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The Forum
15 Mar
Listen to the programme

A conceptual meeting point for this week's three ideas, by Emily Kasriel
The Forum, the BBC World Service programme which boldly crosses boundaries: scientific, creative and geographic, presented by Bridget Kendall.


Sugata Mitra, Professor of Educational Technology at Newcastle University, on the role of Educational Computer Technology in helping children in geographically, economically and socially remote areas of the world to teach themselves. This includes the hole in the wall experiment where a kiosk with a computer was built in to a wall in a slum in Delhi allowing children to use it freely and to teach themselves computer skills. His experiments served as inspiration for the author behind the film Slumdog Millionaire.

Award winning author and playwright Jonas Hassen Khemiri juggles his dual heritage from Sweden and Tunisia to take issue with names and their ability to confer meaning. His latest play Invasion! is currently on at the Soho theatre in London.

Can we teach ourselves to think differently? Neuroscientist Gregory Berns argues that by understanding how our brain works we can train ourselves to become more innovative and creative. By recognising the cognitive functions that makes someone an Iconoclast - a person who does something that others say can't be done - we can perhaps even become one ourselves.

Listen to the 60 Second Idea To Change The World

Each week one guest presents an idea to enhance the world. This week it's the turn of Gregory Berns who believes everyone should learn to play music.

Your comments...

What an amazing piece on Sugata Mitra's hole in the wall PC experiment.
What struck me was that all over the world there are kids of between 6 and 12, living in remote areas, able to read and write sufficient English to use the internet (or were some using Hindi for example?). That alone is an astounding fact, 50 years after the start of independence movements in the developing world.
Did the kids ever need to find a teenager/adult to help with language?
Katharine, London

Very interesting for sure. Even more telling is the fact that even though you talked about language and identity you had an all-male guest list and apart from the iconoclastic girl in the remote village we had no other token female presence.

This week's forum is fantastic! I am half Moroccan, half German, growing up with French, German and English mingling in my head... Thanks so much for offering a scientific take on what has to be one of the most character-shaping experiences of my life, which is the constant need to explain my not fitting into categories...and yet, this process also entails a much more thoughtful engagament with the boxes people want to put you in, in particular nationality - an odd concept for a mixed child!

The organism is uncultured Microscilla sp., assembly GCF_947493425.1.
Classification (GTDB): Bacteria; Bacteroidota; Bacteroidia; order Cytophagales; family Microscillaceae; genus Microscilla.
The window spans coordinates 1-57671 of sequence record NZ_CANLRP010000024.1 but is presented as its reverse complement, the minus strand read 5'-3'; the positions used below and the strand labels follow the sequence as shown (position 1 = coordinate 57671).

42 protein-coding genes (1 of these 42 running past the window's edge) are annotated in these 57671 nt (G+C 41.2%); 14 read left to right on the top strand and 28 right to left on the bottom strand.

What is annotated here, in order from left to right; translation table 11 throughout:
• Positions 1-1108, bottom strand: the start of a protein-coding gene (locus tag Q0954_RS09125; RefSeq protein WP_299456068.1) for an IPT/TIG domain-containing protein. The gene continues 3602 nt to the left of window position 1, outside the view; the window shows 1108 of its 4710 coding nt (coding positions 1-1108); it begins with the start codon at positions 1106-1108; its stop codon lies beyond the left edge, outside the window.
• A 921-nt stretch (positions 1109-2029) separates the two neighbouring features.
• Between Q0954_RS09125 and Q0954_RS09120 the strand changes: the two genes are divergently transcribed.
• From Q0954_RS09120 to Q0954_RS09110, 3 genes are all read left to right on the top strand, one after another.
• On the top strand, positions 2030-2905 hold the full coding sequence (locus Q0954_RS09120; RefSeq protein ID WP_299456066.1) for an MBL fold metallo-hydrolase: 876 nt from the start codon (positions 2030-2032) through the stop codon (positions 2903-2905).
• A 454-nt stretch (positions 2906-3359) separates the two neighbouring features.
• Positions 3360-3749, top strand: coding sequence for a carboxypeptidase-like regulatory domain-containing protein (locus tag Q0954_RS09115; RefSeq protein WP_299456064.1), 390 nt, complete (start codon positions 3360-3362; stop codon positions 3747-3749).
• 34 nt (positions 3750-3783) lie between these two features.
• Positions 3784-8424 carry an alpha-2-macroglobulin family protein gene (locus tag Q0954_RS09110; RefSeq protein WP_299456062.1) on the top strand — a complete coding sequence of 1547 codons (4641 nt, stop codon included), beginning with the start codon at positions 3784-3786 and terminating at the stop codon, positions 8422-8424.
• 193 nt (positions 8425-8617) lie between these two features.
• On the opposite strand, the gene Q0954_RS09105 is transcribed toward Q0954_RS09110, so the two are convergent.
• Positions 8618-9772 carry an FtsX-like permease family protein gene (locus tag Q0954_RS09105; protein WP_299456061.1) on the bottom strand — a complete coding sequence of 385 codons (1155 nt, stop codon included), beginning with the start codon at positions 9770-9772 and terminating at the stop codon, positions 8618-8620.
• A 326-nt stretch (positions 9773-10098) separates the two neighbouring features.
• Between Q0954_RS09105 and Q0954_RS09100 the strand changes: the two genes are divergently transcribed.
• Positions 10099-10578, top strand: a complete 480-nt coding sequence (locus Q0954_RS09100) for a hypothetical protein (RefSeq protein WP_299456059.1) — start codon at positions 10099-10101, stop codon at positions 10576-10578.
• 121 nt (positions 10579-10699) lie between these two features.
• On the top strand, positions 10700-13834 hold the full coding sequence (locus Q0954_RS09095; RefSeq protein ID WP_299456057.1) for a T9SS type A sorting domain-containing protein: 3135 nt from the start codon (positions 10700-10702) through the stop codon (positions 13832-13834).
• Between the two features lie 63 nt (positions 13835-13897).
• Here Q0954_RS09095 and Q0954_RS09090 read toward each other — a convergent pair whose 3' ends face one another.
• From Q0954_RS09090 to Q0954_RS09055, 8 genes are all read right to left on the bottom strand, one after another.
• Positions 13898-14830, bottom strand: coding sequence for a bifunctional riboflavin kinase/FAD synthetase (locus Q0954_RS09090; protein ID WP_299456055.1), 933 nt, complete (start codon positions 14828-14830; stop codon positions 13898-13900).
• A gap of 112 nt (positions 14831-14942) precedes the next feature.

Great idea! Playing "music" (ie anything involving a sound, a rhythm, a beat, a tone etc) is a wonderful inter-hemispheric activity for the brain. (Especially rhythm and melody - gets both left and right hemispheres working well together). It's also good for emotional expression and can be inspiring and uplifting and help mental health as well. The biggest obstacle is often other people telling someone that they cannot sing/play "correctly" or "in tune". Ignore them all & voice, sing & play away!
Cris, London

The Mitra contribution defining group intelligence in Indian children learing computer skills could possibly be also applied to the animal kindom where, for instance, a homing mechanism in pigeons is really a group action rather than the product of a biological mechanism.
John, Stockport

I support Gregory Berns' idea of playing music but with a twist. I sing in a large choir and, just as for music-making, group singing requires listening to others and creates something unique every time. I experience emotions when I sing that I do not experience in any other part of my life including singing alone. It's so uplifting and satisfying that it wipes away all my troubles, time stands still and the harmonies make me cry without knowing or understanding why. Everybody should do it.
Peter, Whitley Bay

Excellent stuff. Imagination does indeed reverse natural causality for the reasons stated. A cause can become a cause (second meaning, which derives from the first). The whole of universal cosmology and life itself will one day be understood to be based on this.
James, Milton Keynes

I think the point about control was missed by Jonas when he discussed categorisation/naming, in that people use language to gain control, even in poetry (I as a multiracial person use poetry to gain control of how others perceive my category/identity, it's about having my say). The English language has a rich vocabulary to make creative writing rich, penetrating my intention to gain control. I don't know about other languages - if this is so? For me perception/words can be a pedestal to be wary of.
Emma, UK

I entirely agree this is an idea that could change the world. Music is a universal language that can link people at their most human level. It is the language we understand together. It makes us "be" together.

Music and movement together. Let's redefine what "making music" means. It does not require fancy instruments or written notes. When my son, Harold, was 13, the school counsellor called me with the diagnosis that my son was crazy. He had been running around with a stick banging on things - the flagpole, the wall, a window, a bench. When I asked Harold about it, he said he was making music - listening to all the different sounds each object made and "playing" them, making a composition.
Suzanne, Gila Hot Springs

I agree wholeheartedly with Gregory Berns about importance of music, and all my family play intsruments and sing, but does whistling count?! I am also a keen whistler!!
Sarah, London

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